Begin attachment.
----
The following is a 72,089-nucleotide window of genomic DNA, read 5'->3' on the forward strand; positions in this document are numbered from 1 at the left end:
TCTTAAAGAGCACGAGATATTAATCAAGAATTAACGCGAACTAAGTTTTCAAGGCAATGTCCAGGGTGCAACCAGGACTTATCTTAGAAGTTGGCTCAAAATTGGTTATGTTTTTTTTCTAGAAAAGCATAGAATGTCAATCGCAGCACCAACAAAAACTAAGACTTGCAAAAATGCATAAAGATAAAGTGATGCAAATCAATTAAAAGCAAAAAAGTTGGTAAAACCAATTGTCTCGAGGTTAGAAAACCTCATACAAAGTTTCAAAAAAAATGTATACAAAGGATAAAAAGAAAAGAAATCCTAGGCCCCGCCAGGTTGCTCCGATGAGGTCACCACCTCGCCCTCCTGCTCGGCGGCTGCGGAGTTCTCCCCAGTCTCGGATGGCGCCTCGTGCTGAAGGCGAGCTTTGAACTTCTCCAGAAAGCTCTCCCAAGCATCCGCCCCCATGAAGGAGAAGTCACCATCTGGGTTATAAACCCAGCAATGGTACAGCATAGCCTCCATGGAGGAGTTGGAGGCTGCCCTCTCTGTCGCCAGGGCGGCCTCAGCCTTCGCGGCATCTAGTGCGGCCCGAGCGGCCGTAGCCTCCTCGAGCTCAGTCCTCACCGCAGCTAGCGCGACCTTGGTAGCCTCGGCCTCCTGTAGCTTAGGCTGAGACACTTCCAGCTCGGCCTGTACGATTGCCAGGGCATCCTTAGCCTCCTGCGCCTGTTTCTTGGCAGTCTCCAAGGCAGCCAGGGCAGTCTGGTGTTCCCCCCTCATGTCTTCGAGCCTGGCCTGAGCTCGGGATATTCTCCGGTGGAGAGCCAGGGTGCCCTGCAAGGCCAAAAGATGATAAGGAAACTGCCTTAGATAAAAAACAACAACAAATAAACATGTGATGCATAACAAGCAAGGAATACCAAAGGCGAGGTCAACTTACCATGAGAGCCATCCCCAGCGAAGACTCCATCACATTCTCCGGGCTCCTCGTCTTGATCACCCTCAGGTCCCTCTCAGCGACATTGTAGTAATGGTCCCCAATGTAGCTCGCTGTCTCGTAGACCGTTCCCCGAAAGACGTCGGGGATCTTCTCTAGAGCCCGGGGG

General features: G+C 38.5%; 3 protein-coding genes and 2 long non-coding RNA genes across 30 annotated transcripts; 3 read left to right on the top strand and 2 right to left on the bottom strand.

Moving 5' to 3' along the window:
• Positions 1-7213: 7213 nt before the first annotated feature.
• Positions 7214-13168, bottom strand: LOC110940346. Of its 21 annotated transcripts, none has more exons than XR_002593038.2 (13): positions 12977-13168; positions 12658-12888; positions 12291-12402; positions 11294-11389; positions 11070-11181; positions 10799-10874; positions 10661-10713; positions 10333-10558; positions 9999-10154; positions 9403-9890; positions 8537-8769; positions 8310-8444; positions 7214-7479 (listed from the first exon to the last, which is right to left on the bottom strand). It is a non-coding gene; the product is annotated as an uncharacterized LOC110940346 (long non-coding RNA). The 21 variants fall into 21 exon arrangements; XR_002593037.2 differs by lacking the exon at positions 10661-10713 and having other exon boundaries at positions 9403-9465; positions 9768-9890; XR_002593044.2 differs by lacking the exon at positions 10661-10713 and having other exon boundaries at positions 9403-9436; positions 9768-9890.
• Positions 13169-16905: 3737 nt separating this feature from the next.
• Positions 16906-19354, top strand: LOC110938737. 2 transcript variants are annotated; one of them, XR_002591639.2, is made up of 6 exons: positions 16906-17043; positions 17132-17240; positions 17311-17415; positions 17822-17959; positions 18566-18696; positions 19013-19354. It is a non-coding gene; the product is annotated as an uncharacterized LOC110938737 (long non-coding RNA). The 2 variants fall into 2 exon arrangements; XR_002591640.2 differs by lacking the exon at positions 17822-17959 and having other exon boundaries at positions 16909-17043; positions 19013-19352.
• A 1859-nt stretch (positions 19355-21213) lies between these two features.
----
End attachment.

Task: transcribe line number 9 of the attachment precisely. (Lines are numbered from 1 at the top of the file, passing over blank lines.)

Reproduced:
• A 1859-nt stretch (positions 19355-21213) lies between these two features.